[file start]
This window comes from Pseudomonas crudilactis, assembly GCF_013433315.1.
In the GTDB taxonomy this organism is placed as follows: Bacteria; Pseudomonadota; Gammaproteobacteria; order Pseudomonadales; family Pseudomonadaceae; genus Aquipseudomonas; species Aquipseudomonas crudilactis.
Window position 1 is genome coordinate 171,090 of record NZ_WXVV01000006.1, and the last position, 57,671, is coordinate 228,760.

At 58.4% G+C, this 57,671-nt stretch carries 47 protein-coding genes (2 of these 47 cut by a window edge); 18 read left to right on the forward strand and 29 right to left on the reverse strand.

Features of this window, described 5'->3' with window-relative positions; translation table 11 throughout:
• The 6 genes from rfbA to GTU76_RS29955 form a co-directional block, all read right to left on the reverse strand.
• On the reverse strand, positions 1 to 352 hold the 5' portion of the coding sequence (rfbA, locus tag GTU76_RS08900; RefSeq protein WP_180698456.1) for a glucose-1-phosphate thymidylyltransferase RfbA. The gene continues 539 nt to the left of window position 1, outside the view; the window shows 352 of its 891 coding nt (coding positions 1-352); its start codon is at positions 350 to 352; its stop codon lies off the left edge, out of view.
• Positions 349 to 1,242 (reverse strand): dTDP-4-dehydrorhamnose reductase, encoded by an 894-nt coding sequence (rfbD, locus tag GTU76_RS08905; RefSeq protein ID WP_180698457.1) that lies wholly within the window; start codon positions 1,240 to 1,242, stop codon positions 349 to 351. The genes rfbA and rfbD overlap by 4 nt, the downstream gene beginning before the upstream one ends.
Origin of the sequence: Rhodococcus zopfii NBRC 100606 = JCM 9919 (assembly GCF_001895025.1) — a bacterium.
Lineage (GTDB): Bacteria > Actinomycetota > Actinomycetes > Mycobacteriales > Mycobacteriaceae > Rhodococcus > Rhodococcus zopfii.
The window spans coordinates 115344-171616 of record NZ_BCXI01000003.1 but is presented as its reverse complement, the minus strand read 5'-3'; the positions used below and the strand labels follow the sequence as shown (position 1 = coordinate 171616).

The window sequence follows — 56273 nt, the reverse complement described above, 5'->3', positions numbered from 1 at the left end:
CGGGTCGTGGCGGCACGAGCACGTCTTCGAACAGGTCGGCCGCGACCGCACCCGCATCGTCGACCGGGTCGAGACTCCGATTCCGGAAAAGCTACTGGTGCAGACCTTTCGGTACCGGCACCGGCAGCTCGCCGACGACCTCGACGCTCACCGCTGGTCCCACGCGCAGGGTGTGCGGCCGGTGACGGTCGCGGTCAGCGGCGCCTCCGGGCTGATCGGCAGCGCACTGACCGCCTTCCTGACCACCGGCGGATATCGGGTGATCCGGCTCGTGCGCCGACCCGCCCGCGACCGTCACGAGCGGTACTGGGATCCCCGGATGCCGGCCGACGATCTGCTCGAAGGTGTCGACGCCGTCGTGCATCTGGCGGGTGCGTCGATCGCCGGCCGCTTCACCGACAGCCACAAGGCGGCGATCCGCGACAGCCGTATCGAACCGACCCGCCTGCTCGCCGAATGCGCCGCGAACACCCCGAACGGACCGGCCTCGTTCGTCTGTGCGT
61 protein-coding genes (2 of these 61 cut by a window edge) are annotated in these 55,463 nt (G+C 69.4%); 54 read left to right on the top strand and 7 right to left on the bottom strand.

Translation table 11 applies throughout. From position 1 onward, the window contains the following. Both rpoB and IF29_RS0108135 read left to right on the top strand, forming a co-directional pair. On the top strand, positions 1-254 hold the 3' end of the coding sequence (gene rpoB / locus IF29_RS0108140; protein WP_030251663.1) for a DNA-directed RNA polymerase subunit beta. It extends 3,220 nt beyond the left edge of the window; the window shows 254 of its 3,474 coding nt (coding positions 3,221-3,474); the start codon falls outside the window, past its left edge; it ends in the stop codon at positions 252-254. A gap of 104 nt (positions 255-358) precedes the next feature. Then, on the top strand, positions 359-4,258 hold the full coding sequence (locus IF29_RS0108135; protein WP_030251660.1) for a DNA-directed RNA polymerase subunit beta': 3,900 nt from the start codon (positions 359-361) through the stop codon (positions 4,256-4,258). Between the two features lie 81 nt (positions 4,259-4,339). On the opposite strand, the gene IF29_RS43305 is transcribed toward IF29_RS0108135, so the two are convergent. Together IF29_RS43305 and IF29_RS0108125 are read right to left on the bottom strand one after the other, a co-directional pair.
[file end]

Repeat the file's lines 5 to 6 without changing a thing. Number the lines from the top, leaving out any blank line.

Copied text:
Features of this window, described 5'->3' with window-relative positions; translation table 11 throughout:
• The 6 genes from rfbA to GTU76_RS29955 form a co-directional block, all read right to left on the reverse strand.